The movie is about how blind the upper class political and corporate elite are to the pressing and concerning issues of the world. This hypocrisy and carelessness can be best understood by studying Peter Isherwell (Business magnate) and President Orlean. When the comet approaches the earth, rather than assessing the situation, President is more concerned with the upcoming election and appointing chief justice of her favor. At the same time, after gaining information from White House sources, Peter, the businessman, comes up with a big plan to extract resources from the asteroid to benefit his corporation. This story shows how the voters and the citizens of any nation are fooled and made mere puppets. Bourgeois like Peter sells their product to the people by playing with their emotions and needs. (Don’t Lookup, 2021) They present their products in such a way that people or consumers usually forget how materialistic they have already become. Who benefits from this market are only a few people. The surplus values of labor who work in the firm are disregarded. Since corona, the world also saw the vast inequality between rich and poor. According to Oxfam, the world’s ten richest men have doubled their collective fortunes since March 2020. And what about those in power, such as President Orlean? They are in the position to assist moneyed people such as Peter Isherbell. They help capitalists because corporate can help political parties win elections and influence agendas and propaganda significantly. Democratic elections have become quite expensive, and this is a similar story to every capitalist and democratic country in the post-cold war era.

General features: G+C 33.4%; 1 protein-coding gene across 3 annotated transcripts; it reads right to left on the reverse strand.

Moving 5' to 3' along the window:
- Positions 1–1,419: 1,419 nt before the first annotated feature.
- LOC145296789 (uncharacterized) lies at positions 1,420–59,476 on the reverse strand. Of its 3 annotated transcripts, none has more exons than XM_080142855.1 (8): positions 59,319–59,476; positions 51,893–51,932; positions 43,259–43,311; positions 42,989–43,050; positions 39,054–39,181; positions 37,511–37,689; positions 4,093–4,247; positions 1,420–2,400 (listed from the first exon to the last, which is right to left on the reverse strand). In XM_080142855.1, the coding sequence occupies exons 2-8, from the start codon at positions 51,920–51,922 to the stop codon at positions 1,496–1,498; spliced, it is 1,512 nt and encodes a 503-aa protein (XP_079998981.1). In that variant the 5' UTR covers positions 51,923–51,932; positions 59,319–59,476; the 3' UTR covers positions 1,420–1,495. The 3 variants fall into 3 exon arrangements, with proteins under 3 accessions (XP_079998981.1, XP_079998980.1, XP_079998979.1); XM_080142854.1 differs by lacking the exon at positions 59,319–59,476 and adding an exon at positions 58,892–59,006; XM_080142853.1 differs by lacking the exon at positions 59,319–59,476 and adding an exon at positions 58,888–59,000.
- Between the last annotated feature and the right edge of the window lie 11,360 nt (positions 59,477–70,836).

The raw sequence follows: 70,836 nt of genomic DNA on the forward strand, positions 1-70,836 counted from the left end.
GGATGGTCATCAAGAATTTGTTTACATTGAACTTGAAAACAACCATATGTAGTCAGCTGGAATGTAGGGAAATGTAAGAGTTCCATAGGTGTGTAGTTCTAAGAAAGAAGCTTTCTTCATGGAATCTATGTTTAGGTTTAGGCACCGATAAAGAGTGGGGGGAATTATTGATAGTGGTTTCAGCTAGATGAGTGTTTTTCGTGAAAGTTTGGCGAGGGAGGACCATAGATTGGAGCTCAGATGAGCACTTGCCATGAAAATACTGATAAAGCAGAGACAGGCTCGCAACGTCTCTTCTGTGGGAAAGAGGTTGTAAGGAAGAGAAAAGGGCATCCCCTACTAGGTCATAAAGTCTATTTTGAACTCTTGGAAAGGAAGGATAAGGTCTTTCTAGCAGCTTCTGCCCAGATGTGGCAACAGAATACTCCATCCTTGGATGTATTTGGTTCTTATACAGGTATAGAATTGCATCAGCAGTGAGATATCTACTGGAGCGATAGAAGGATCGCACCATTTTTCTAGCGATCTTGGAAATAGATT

Don’t Look Up’ is a movie rich with content that can be interpreted from various perspectives. The most important part of this movie is the creation of meteorites as an allegory of climate change. This allegory can be synonymous with many things and connected to show the cause of many problems. The picture shows reality about the media. They are more interested in showcasing what people are primarily interested in watching, i.e., celebrity chatter rather than real issue debate. Elite political and corporate classes like President Orlean and her administration is unwilling to solve this issue. Meanwhile, they get involved in short-term political and corporate gain. The truth that President Orelan supports business magnate like Peter Isherbell in extracting comet for his benefit by fooling the general public proves the initial assumption of prominent critical theory that the political class support economic bourgeoise in the modern states and vice versa. Also, the President’s unwillingness to exclude other states from the comet mining deal makes the realist ambition of powerful states visible. Released via OTT, the movie sparked much attention among critics and lovers of the motion picture. Most importantly, among environmentalists and climate activists. The film is in an excellent position with an IMDb rating of 7.2 ‘March 23, 2022’. I find many reasons to love the movie. However, the picture would have been far better If the actual situation and solutions were displayed during the screenplay. The director could have demonstrated more about the reality an average person in a developing, as well as a developed country, is facing as a consequence of climate change since most people have been aware of the hypocrisy of the corporate and political elite on the matter. What the narration of this picture has to offer is essential to discuss and brainstorm on. Is it doing justice on a larger scale? Secondarily, how have the cast of the movie contributed to reducing carbon emissions may be necessary to some critics in viewing the cause of things to some extent. Ultimately, what the business magnate was trying to do by extracting minerals from the asteroid is a critical question we all must ponder upon. Since more considerable controversy of the subject was not shown to uncover some vital answers, Adam McKay lost grip in the middle of the movie on that part. The presentation must have been tedious and uninteresting to some audiences as well. But he has done justice by making us cautious in many regards. Given that it is a product of pop culture, more discussions and reviews from audiences worldwide will undoubtedly provide an inclusive outlook to the movie. The most significant part of the movie is it compels us to think and look back at our structure, the interest of some form of a powerful class, and its repercussions on the people.